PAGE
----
CKD Progression Tied to Low Potassium Excretion

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In a study of patients with chronic kidney disease (CKD), those in the lowest vs highest quartile of 24-hour urinary potassium excretion had a 3-fold increased risk of CKD progression.
In a study of patients with chronic kidney disease (CKD), those in the lowest vs highest quartile of 24-hour urinary potassium excretion had a 3-fold increased risk of CKD progression.

Low urinary potassium excretion is significantly associated with progression of chronic kidney disease (CKD), regardless of age or the presence of diabetes or proteinuria, a recent study suggests.

In a study of 1821 patients from the Korean Cohort Study for Outcomes in Patients with CKD, patients in the lowest quartile of urinary potassium-to-creatinine ratio had a significant 47% increased risk of CKD progression compared with those in the highest quartile, in a fully adjusted model, investigators reported in the Clinical Journal of the American Society of Nephrology.


Of the 1821 patients, 855 provided 24-hour urine specimens. In this subset, patients in lowest quartile of spot urinary potassium, 24-hour urinary potassium excretion, and spot urinary potassium-to-creatinine ratio had a significant 3.8-, 3.0, and 1.9-fold increased risk of CKD progression, respectively, compared with those in the highest quartile.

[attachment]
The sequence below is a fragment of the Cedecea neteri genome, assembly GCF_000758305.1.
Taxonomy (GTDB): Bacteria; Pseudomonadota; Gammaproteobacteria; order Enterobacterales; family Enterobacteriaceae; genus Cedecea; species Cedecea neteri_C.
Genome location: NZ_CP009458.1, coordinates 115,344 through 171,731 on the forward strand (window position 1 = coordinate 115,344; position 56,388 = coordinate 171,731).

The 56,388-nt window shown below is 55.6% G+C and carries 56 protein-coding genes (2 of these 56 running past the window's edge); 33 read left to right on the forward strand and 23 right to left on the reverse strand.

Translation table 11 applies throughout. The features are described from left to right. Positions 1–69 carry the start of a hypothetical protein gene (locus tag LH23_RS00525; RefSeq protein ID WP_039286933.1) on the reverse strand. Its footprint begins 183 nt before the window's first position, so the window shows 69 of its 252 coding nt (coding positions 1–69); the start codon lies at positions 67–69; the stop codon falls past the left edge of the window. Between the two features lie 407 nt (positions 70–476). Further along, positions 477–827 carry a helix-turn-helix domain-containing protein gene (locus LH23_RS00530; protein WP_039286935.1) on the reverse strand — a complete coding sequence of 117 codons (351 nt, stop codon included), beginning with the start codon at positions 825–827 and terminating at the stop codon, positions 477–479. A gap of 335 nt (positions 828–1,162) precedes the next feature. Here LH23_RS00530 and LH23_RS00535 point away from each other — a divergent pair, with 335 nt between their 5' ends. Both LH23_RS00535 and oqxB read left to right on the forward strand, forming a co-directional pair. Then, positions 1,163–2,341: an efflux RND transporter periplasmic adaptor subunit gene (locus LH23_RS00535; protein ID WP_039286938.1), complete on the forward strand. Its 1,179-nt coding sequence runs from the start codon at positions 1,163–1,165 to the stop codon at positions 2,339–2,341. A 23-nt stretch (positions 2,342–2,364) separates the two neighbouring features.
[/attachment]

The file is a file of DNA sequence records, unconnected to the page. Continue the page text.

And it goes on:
The investigators, led by Seung Hyeok Han, MD, of the Institute of Kidney Disease Research at Yonsei University in Seoul, Korea, defined CKD progression as a 50% of greater decrease in estimated glomerular filtration rate from baseline and onset of end-stage renal disease. CKD progression occurred in 392 patients (22%) during 5326 person-years of follow-up. The association between low urinary potassium excretion and CKD progression remained significant regardless of age (less than 60 vs 60 years or older) or the presence or absence of diabetes and proteinuria.

“Our robust findings suggest potential prognostic value of urinary potassium excretion for progression of CKD,” Dr Han's group concluded.

Reference

Kim HW, Park JT, Yoo TH, et al. Urinary potassium excretion and progression and chronic kidney disease. Clin J Am Soc Nephrol. 2019; published online ahead of print.

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